Angela is a CAFOD volunteer from Beckenham and she share her how she was inspire by a recent CAFOD and Fairtrade foundation webinar
A couple of months ago I attended an excellent CAFOD/Fairtrade Foundation webinar on “Fair Trade and Climate Change”. The Fairtrade Foundation began work in the 1970s advocating Trade not Aid and that remains its mantra. A lot more products are now traded under the Fairtrade label and there is much wider recognition of the need to pay people fairly (justly) so they cover the costs of their production and can invest in their businesses and feed and sustain their families. We don’t think many of us would disagree with any of this.
The Fairtrade label is one we can all recognise and support. Many Supermarkets offer their products like Aldi, Lidl, the CO-OP, etc. And if you are a Coffee drinker, check out Fairtrade coffee at Greggs on the High Street and at AMT and Puccinos stalls which often feature on railway station concourses. There are of course other sustainable standards around so do read the small print to find out what they offer and to check their quality marks like no child labour, working with supplier chains, their approach to pesticides, how they are moving to lower carbon emissions, etc.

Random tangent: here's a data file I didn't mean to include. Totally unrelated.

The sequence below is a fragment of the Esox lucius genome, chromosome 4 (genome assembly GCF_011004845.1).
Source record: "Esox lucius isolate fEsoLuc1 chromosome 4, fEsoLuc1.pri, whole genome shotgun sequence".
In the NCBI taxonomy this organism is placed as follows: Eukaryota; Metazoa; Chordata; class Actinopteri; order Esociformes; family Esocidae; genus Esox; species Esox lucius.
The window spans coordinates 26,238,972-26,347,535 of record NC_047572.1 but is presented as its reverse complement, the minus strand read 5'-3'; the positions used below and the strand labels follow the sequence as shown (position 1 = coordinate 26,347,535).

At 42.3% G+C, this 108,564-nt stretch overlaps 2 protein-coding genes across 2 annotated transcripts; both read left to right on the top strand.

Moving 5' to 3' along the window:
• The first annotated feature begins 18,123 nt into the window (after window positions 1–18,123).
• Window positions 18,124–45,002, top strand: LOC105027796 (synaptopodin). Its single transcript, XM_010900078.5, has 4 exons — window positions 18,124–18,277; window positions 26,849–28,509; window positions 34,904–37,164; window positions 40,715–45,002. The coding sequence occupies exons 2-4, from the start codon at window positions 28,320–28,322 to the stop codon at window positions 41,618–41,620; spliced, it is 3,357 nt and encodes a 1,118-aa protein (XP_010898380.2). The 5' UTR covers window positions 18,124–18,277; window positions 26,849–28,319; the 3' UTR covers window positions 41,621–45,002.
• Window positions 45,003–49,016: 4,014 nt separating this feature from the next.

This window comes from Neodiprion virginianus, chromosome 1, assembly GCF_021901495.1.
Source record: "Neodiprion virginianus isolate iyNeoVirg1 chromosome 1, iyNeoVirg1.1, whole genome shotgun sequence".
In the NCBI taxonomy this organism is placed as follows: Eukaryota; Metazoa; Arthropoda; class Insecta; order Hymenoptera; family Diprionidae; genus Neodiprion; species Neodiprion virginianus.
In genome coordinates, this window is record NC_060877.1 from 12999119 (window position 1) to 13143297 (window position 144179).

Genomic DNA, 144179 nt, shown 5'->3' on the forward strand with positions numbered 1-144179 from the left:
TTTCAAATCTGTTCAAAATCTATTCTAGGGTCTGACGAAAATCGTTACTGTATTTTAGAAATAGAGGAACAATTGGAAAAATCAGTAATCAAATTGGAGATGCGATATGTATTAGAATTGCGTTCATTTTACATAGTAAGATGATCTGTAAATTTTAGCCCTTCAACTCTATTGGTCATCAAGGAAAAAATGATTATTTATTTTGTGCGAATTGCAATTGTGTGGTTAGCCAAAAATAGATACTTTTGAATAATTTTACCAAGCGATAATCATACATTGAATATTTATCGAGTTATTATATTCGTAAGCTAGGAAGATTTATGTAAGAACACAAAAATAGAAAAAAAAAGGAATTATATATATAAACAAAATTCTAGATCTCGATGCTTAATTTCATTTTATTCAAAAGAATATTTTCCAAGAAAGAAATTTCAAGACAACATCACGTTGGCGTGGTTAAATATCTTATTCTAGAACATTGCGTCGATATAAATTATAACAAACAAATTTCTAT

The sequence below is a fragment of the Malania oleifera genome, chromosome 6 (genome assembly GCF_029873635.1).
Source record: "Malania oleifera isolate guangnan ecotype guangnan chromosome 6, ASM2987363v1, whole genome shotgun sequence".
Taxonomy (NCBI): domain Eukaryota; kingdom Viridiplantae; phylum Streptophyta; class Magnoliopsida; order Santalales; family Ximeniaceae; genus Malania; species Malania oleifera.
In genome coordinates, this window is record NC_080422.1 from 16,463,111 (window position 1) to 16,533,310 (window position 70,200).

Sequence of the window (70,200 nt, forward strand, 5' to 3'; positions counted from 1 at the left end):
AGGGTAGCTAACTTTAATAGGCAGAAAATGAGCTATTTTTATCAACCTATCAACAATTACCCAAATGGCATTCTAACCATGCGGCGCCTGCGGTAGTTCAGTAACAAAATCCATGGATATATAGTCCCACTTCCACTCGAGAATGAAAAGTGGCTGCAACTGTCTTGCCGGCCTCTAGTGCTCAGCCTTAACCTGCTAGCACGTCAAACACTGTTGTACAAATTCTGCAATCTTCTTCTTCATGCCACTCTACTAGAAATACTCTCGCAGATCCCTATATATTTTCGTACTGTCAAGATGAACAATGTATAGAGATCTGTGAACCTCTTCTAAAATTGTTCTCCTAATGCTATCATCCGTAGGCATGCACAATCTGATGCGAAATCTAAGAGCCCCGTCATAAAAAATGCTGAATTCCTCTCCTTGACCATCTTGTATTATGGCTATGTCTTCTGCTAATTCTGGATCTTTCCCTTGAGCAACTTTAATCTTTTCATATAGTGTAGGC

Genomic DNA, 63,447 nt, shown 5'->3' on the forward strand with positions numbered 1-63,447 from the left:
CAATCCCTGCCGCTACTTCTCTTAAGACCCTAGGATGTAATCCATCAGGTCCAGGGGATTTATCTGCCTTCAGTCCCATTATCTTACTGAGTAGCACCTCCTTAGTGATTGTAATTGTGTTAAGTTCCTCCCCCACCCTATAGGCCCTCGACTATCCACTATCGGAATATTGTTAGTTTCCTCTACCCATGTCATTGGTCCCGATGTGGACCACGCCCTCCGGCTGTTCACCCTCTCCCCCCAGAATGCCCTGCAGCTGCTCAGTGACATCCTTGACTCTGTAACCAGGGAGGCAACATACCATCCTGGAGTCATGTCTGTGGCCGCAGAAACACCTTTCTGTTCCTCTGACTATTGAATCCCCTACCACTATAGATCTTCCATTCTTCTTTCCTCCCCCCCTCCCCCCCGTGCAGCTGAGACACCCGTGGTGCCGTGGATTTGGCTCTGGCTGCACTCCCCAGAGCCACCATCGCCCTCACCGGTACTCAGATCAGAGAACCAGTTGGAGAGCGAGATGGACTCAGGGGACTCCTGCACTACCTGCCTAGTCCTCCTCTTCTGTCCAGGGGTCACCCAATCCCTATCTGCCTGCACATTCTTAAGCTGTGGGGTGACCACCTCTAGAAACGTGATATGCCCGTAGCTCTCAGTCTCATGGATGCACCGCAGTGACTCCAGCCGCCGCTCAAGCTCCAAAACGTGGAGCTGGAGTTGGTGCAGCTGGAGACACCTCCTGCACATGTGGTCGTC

So far so good but the big elephant in the room is Climate Change. Many low-lying countries could soon be under water e.g., parts of Bangladesh growing its rice or in Ivory Coast they are increasingly being forced to grow their coffee crop in more mountainous areas. One way to help is to encourage the growth of climate resilient products which can mean diversifying into other agriculture. In Zambia local CARITAS partners of CAFOD are helping families to invest in a range of organic agriculture items after maize planting became less productive. As they start to grow a greater variety of crops better suited to the local climate and soil conditions, they are finding some act as natural pesticides, removing the need for additional chemical inputs. The trees planted have helped re-forest the land, reduce soil erosion and take carbon dioxide out of the atmosphere. Increased crop variety means better nutrition and reduced spending on healthcare, as well as more produce to sell and more money for school fees.
The Fairtrade Foundation and CAFOD are both campaigning right now in the run up to COP26 in Glasgow. It would be marvellous if Nations could take responsibility for their whole carbon footprint. You can lobby your MP and the UK Government about this and to get your views across.
If you are still not persuaded what about the Bishops of England and Wales’ Pastoral Letter at Pentecost? The Bishops say:
- “….we cannot leave the healing of our common home and the wellbeing and care of our brothers and sisters in the World merely to a response from industry and governments. ……We all have a part to play, each and everyone of us, in the routines, choices and decisions of our everyday lives and our aspirations for the future”.
So individually we can all choose sustainably produced food, think more deeply about the household items we buy, and make decisions about energy and travel, etc. It just takes a bit of thought and time.
We can also band together in our Parishes, Schools and local Communities, with other Churches and Faiths and with our families and friends to have a bigger voice in restoring our common home.
The power really is in our hands. Let us grasp the opportunity to be Stewards of Creation now.